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Notes from a Crusty Seeker

A Gentleman in Moscow and Hypocrisy in Historical Accuracy

"At no other time in history," said Amor Towles, author of A Gentleman in Moscow (which I've swooned over) and Rules of Civility (which I will read very soon), "at no other time have fiction writers been held to a higher standard of truth than people who run for political office."

Big laugh! We were a packed audience at a talk Towles was giving at the National Arts Club located on Gramercy Park South, one of the most elegant addresses in New York City and a fitting venue for a writer as elegant as Towles in his perfectly fitted brown pin-stripe suit. He continued: "Someone running for the highest office in the land can say anything, the most outrageous lies, and be excused, yet if I get an address wrong in a novel, I receive a million irate emails."

Another laugh.

I'd been blown away by the glorious and romantic storytelling of A Gentleman in Moscow, about aristocrat Count Alexander Rostov who is sentenced by the revolutionary Bolshevik government to house arrest in the posh Metropol Hotel in Moscow (think Eloise in the Plaza if she were a 30-year-old gentleman living in 1922 Moscow, as told by a fine literary writer who spews poetry from his taste buds and history from his pores), and I'd just assumed it was deeply researched and historically accurate. And I could not wait to hear Amor Towles read.

Surprise! He didn't. Wouldn't. And that's fine. What he did do was masterfully share a complete history of Moscow and the Metropol during the Russian Revolution (even managing to illuminate the Russian psyche of today: Putin is popular because Russians deeply believe they deserve to be a world power and they will give up rights because they are confident that Putin can make that happen), and answer questions about the book.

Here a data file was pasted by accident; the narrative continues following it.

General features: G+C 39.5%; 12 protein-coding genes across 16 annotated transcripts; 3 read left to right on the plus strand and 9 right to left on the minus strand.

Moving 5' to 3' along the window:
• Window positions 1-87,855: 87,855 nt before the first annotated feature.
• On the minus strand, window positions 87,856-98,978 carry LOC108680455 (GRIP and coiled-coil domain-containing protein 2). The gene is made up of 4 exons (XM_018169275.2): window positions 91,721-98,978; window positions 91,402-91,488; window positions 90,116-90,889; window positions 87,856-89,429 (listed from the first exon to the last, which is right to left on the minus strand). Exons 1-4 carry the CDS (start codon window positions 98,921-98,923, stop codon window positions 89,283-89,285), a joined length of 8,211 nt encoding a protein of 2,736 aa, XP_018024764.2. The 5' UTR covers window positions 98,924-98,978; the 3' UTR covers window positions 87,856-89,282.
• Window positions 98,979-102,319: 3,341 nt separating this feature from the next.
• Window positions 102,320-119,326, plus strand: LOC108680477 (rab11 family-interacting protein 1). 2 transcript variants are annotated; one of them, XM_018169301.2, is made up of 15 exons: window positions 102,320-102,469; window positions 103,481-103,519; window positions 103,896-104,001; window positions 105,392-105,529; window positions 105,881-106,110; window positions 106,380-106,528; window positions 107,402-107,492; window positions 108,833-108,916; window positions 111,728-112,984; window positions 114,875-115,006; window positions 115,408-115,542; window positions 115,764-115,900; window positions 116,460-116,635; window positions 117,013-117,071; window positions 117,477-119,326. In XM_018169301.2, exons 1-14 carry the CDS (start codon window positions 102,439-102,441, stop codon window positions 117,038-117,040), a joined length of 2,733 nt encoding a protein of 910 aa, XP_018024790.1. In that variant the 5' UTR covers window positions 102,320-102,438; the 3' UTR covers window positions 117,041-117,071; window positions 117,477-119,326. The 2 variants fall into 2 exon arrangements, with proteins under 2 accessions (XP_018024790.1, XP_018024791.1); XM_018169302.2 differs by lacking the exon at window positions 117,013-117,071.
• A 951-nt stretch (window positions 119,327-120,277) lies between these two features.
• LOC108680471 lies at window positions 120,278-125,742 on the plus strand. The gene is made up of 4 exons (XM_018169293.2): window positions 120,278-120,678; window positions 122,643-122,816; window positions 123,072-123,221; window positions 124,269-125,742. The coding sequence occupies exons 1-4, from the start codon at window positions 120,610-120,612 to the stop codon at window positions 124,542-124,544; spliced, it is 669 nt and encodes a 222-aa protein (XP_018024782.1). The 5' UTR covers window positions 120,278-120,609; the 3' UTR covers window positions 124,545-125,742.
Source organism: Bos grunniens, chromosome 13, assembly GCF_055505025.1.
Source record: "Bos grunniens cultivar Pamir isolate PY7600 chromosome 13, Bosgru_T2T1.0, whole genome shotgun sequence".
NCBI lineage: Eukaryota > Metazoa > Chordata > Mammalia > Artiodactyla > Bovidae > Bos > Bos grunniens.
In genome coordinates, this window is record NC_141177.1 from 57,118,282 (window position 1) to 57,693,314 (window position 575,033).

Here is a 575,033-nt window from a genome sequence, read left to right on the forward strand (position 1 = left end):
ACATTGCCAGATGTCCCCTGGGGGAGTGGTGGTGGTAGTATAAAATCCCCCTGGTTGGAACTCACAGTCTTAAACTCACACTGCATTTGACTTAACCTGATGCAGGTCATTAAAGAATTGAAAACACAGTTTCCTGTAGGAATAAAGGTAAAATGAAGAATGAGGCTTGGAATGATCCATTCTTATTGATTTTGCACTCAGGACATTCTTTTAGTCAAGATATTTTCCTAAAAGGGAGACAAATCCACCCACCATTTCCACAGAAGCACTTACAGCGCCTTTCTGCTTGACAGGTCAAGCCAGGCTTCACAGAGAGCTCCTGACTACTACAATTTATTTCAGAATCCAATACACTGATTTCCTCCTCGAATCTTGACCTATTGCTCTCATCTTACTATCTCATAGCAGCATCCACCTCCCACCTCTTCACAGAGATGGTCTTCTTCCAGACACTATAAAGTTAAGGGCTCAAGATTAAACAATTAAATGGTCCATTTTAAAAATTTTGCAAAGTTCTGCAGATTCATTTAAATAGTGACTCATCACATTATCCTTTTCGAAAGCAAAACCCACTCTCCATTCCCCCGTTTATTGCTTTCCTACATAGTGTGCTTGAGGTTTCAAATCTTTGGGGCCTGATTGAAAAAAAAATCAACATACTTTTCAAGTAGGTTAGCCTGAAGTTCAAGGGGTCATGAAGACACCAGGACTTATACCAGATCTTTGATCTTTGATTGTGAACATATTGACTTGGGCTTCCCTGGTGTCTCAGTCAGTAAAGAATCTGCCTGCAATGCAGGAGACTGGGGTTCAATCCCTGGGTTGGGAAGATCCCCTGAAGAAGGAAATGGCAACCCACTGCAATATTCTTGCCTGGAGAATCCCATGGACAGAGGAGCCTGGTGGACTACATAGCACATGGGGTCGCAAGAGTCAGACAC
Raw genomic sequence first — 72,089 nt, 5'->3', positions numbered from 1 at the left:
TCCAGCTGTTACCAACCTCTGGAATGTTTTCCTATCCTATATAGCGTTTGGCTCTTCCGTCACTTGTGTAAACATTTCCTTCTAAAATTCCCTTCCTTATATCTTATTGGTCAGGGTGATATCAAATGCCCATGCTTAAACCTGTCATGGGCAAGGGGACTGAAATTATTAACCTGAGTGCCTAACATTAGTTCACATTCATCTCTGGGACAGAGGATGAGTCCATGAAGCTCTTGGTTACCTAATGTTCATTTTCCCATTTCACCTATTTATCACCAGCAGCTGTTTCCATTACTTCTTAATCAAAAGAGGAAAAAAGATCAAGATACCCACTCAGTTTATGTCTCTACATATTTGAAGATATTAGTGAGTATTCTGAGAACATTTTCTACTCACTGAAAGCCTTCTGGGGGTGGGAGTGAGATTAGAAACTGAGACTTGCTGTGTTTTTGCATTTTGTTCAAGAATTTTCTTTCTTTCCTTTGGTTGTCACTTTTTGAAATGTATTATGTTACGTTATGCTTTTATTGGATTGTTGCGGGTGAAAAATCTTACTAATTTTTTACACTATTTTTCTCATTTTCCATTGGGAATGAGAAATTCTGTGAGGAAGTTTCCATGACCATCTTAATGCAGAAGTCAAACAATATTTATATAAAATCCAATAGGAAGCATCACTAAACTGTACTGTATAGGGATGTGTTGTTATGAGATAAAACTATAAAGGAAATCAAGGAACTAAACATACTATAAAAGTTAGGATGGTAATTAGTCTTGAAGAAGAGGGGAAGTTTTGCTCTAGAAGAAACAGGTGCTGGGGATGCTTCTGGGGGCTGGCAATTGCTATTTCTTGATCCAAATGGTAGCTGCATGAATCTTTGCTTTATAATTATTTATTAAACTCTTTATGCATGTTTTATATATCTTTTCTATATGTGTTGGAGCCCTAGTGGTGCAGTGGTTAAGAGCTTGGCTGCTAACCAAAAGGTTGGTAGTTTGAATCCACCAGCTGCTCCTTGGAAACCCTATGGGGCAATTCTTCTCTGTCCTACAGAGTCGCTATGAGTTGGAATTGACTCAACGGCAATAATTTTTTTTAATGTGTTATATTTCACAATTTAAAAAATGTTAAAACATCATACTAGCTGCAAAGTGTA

Of all of his answers, I found most fascinating his explanation about the importance of historical research and accuracy. He does no background research before writing, but instead works from what he's already involved in and excited about (a lot; he is a true Renaissance man), and only then — after a first draft — he will do some research because he doesn't want to impede his imagination with historical facts when the solidly outlined idea is being birthed. He feels that that kind of research can bog you and the writing down if you are so married to facts from the beginning. (Bravo! I have an aversion to the habitual fact-dumping in the genre of historical fiction; it's fine to research; not fine to inhibit artistic flow by compulsively dumping it into almost every sentence and description.)

In Amor Towles I think I witnessed the embodiment of the freedom I felt in his writing: true flow, derived from being so prepared with the fruits of disciplined curiosity that he's completely spontaneous and comfortable in his own skin. Kind of like his character Count Rostov in A Gentleman in Moscow.





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